Canada's Tourism Labour Market in the Current Economic Climate
Fostering its mandate to provide accurate, timely labour market information to the tourism sector, the CTHRC has been closely monitoring the impact of the economic crisis on the tourism labour force.
The most current CTHRC research indicates there is no evidence yet of a decline in employment levels within the overall Canadian tourism sector. In many regions of the country, the sector has been affected by a labour shortage. Due to a diminishing labour pool, employers have previously been unable to fill positions created by retiring workers and a rising demand for tourism products.
Since the downturn in the economy began, the pool of potential labour talent available to tourism employers has increased. Many employers are now receiving resumes for vacancies that had no applicants a year ago. Tourism employers in previously tight labour markets are seeing a return to more normal business operations. Nationally, most employers in the sector are not yet markedly concerned about the state of the Canadian tourism economy. Significant regional variations exist, however.
The research notes that new issues appear to be emerging for employers, such as finding potential employees with the required skills and experience. Employers are still having trouble finding the "right" employees for the jobs they have to offer. The Council will continue to address these issues and act as the sector’s source for training and HR resources.
To date, the majority of businesses have not let people go, although some larger firms are reporting layoffs and/or reduced hours of work and are cautious about the timing of a return to normal employment levels. There are indications that a slowdown in the growth rate for labour demand is emerging.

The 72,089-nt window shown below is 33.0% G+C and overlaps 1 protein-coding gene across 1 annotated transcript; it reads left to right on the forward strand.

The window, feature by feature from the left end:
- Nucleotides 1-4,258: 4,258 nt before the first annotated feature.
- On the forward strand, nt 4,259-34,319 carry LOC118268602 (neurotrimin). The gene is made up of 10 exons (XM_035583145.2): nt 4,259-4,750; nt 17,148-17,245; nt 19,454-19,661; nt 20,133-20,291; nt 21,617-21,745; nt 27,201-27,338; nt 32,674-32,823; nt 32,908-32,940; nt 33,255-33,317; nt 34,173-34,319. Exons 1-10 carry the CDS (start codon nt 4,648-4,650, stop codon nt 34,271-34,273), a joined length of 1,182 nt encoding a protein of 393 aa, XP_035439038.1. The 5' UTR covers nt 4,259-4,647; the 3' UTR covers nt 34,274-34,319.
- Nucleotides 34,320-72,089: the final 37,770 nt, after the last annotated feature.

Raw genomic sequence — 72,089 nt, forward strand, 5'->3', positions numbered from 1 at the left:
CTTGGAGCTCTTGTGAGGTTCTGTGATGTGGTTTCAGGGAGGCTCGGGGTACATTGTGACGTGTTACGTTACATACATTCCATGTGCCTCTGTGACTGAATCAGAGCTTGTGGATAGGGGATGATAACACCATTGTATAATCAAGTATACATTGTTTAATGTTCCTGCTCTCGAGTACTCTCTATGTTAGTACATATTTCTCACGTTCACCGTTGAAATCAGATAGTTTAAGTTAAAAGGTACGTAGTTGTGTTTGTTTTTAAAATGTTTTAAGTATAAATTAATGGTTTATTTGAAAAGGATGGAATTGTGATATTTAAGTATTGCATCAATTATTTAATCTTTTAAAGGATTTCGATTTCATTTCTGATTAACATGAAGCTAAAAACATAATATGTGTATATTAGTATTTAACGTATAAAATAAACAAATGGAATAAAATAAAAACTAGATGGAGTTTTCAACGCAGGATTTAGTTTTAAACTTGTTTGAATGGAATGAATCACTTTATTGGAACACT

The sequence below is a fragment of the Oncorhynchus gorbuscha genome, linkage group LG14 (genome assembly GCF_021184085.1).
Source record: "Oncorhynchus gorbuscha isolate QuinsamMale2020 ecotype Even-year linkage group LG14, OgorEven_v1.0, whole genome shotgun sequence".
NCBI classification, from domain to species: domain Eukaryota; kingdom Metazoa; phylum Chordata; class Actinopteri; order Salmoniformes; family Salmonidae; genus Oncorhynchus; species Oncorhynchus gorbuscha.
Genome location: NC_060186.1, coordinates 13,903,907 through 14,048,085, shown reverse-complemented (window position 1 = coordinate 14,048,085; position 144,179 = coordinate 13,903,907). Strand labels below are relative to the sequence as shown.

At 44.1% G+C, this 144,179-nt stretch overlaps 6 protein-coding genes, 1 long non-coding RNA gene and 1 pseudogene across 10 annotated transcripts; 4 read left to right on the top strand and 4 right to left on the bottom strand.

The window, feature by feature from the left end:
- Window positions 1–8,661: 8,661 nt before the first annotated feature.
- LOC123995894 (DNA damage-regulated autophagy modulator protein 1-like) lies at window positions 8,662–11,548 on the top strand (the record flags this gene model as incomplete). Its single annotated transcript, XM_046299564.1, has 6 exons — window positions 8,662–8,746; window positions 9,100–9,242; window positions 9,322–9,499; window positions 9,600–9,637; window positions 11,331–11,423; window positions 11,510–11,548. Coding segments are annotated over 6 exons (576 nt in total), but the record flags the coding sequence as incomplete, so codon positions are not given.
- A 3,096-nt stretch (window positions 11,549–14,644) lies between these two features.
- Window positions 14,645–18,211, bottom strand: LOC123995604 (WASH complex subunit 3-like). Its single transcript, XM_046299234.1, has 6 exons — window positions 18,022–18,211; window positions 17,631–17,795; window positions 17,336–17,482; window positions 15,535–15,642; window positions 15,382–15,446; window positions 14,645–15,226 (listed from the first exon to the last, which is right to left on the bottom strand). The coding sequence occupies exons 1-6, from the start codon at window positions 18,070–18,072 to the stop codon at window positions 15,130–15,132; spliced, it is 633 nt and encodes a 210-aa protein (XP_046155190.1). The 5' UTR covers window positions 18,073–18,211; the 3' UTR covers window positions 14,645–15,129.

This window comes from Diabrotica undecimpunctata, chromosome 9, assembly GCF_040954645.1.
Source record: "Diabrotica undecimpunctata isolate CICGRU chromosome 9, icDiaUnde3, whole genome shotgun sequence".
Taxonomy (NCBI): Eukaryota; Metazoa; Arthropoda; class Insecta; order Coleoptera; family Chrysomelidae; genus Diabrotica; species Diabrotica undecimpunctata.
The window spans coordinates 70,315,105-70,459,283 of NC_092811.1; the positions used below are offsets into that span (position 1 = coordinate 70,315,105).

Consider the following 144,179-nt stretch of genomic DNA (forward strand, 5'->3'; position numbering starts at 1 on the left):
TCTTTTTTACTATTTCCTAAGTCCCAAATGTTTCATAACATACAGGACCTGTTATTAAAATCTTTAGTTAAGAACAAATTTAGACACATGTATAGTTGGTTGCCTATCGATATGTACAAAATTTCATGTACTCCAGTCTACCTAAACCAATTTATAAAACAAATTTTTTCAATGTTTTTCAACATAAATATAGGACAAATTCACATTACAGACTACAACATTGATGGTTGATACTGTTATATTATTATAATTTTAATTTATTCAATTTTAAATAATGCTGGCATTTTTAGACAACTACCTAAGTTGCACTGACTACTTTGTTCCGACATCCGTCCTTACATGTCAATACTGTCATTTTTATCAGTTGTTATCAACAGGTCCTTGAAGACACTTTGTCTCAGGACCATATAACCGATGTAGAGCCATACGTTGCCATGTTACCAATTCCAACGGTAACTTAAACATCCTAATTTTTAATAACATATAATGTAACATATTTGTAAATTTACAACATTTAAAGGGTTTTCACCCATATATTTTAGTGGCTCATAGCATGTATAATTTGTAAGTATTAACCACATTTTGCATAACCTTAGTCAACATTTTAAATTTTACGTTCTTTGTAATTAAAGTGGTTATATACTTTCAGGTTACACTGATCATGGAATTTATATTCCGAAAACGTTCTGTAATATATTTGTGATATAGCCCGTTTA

Other research sources see a slowing in tourism product demand from some markets. The most recent Tourism Snapshot from the Canadian Tourism Commission (CTC) shows that trips to Canada in December 2008 decreased by 3% from the Americas and 9.1% from overseas key markets when compared to the same month in 2007.
However, CTC’s study also showed that travel to Canada increased from Germany (8.5%) and China (4%) over the same time frame. Newfoundland and Labrador and Prince Edward Island saw an increase in American visitors in 2008. Additionally, the Hotel Association of Canada released data from its 2009 Canadian Travel Intentions survey, indicating 74% of Canadians intend to travel in Canada either for business or leisure in 2009.
Other data sources, including Statistics Canada and the Canadian Tourism Research Institute, show that outbound demand from the Canadian market has continued to grow throughout 2008, albeit at a somewhat reduced pace.
The seasonal nature of the tourism sector means that the full impact of the economy on the sector will not be visible until June, when tourism demand and employment traditionally peak. The Council will continue to examine employment levels closely and provide timely feedback.
Preliminary research forecasts a short-term narrowing of the gap between current labour supply and demand within the Canadian tourism sector, but projects a return to a growing labour shortage in coming years.
Keep visiting our website for the latest tourism labour market news, details on the most recent CTHRC research, and up-to-date data collected from a number of other sources.
Current CTHRC projects include actively monitoring labour market conditions, producing updates of the Tourism Supply and Demand Study and the National Compensation Study, and planning a review and adjustment of the Council’s Strategic Plan by its Board of Directors at its June meeting.